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Pelvic Floor Exercises

Teens and twenties
  • For young women who experience bladder weakness (not pregnancy related)
  • After pregnancy and childbirth
  • To prevent bladder weakness during pregnancy
  • To aid giving birth and recovery
  • To prevent bladder weakness after childbirth
  • For young women who experience bladder weakness (not pregnancy related)

Mid Life
  • To improve core strength and prevent back injuries
  • To prevent bladder weakness and leakage when coughing, laughing and excercising

Menopause
  • To counter the effects of hormonal changes during menopause that can cause bladder weakness
  • For core strength and back support

Older Age
  • To prevent bladder weakness leading to incontinence in older people
  • To ensure you don’t end up incontinent and wearing incontinence pads as an aged person…it doesn’t have to be that way!

Other factors that can cause bladder weakness or incontinence are:
  • Straining to empty the bladder or bowel with or without constipation
  • Constipation
  • Persistent heavy lifting
  • Chronic cough (from smoking, chronic bronchitis or asthma)
  • Being overweight
  • Lack of general fitness

Pelvic floor exercises—how to...

Start with these exercises while sitting and as your muscles get stronger, you can try the exercises in a standing position. Try to build on your exercises each day and remember to use engage your pelvic floor muscles during your daily activities such as when lifting and walking up stairs. Once you know where they are this will be a lot easier!
You can mentally locate the muscles working by squeezing or tightening around your anus (bottom hole), vagina and urethra (where urine comes out)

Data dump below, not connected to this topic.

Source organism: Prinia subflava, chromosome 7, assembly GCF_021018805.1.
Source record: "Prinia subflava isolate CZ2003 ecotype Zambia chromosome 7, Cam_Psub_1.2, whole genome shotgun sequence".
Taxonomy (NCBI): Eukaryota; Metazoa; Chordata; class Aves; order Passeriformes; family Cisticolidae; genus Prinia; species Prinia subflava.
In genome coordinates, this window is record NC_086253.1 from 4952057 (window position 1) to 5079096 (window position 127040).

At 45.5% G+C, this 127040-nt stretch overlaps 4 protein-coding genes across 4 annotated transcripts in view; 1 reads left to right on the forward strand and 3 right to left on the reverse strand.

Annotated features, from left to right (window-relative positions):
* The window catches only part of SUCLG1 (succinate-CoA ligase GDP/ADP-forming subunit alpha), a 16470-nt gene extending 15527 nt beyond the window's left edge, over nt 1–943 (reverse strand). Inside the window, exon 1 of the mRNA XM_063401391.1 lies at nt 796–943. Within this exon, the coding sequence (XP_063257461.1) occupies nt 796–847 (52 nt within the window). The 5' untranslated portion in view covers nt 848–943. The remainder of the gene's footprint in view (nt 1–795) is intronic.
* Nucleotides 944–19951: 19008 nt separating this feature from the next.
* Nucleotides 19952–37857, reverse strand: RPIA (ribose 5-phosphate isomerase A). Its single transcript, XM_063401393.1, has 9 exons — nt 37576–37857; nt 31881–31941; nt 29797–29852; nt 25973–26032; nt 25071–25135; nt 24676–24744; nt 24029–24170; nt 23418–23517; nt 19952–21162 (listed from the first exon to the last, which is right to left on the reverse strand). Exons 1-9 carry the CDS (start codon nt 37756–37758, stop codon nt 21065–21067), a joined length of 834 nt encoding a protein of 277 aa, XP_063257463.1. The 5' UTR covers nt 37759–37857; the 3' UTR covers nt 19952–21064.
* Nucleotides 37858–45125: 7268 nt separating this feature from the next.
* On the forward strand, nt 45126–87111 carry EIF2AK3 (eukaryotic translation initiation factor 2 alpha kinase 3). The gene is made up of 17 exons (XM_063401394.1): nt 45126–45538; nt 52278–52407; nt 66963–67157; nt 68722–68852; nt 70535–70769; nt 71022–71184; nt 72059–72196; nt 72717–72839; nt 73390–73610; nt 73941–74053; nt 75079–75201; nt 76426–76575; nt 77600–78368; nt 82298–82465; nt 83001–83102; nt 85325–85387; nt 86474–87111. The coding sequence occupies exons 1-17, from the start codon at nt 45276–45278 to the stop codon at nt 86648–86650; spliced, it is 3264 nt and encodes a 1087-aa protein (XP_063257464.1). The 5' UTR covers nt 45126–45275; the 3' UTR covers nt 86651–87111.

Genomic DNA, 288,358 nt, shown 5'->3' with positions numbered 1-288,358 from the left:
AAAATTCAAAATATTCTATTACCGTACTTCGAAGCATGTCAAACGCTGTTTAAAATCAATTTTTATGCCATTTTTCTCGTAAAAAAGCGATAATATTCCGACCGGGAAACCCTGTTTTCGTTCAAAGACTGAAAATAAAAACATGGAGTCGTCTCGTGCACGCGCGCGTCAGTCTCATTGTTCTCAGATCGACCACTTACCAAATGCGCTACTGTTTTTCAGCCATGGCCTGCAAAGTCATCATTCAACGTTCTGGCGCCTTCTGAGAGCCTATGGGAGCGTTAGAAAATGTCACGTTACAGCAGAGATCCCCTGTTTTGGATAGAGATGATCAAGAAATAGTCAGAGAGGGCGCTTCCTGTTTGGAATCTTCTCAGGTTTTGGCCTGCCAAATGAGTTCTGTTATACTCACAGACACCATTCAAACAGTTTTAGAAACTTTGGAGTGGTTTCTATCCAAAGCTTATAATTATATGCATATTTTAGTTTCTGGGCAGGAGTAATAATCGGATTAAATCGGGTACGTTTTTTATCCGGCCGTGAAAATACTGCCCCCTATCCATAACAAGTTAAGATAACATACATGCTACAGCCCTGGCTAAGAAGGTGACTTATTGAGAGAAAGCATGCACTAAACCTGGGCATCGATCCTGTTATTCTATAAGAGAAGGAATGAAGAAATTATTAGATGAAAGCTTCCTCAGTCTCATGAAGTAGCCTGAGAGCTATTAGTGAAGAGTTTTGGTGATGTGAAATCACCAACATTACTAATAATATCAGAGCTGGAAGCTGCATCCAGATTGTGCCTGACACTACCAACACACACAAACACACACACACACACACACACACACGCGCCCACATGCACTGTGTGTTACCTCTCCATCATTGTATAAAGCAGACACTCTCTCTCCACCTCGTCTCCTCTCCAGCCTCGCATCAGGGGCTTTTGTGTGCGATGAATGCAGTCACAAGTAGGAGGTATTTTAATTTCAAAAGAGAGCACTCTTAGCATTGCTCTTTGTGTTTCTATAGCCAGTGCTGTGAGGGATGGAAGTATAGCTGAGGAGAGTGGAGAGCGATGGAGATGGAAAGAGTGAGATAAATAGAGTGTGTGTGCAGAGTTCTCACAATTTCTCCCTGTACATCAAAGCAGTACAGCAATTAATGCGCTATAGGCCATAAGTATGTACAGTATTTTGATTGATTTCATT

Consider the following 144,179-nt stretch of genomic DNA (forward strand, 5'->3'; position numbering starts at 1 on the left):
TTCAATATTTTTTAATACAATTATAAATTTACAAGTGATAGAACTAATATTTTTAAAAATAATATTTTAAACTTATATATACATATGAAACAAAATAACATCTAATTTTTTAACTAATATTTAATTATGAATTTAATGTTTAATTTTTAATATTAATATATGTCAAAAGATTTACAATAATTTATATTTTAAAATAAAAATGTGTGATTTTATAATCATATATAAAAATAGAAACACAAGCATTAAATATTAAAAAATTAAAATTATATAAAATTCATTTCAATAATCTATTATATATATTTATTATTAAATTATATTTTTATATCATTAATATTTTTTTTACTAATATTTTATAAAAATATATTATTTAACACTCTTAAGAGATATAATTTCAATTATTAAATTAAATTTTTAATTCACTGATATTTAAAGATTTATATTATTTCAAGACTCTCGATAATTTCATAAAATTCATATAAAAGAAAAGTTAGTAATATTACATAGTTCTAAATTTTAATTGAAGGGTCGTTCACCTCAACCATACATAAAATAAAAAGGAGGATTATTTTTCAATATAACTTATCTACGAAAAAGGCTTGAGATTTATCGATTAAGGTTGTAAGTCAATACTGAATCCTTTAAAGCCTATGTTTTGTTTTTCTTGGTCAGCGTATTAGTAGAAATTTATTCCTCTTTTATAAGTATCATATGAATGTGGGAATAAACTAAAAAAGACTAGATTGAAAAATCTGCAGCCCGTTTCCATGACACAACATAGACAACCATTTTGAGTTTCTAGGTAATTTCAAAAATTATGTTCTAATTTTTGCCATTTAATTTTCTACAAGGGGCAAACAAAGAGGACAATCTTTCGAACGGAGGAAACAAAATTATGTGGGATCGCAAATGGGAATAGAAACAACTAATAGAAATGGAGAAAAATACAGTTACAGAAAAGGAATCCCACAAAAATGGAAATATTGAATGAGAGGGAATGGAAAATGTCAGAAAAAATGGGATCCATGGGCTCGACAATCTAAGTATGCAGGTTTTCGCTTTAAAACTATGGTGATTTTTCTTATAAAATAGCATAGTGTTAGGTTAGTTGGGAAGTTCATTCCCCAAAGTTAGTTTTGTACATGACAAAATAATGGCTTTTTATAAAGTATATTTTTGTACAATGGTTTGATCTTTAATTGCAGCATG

In the morning: standing exercises.
  • Do 5 squeezes/contractions while breathing normally and hold each one for 3.5 seconds—don’t hold your breath!
  • Release and relax your pelvic muscle.
  • You should have a definite feeling of letting go.
  • Rest for 30 seconds - repeat the 5 squeezing/contracting action
  • Resting between exercises is important.

At lunchtime: sitting exercises, lean forward.
  • Do 5 squeezes/contractions while breathing normally and hold each one for 3.5 seconds—don’t hold your breath!
  • Release and relax your pelvic muscle.
  • You should have a definite feeling of letting go.
  • Rest for 30 seconds - repeat the 5 squeezing/contracting action
  • Resting between exercises is important.

In the evening: lie or sit.
  • Do 5 squeezes/contractions while breathing normally and hold each one for 3.5 seconds—don’t hold your breath!
  • Release and relax your pelvic muscle.
  • You should have a definite feeling of letting go.
  • Rest for 30 seconds - repeat the 5 squeezing/contracting action
  • Resting between exercises is important.
  • Keep breathing normally, do NOT hold your breath
  • Squeeze and lift the muscles up, do NOT push down
  • Do NOT pull your tummy in tightly
  • Do NOT tighten your buttocks and thighs

Repeat these exercises daily if you can or 3-4 times per week minimum.
Doing the exercises well is more important than doing them for a long period of time, so take the time
to engage your pelvic floor muscles when you need them most, such as before you cough, sneeze, lift, bend, get up out of a chair

Ongoing exercises
  • Ideally you will do these exercises daily or 3-4 days per week
  • Remember it is quality not quantity that matters

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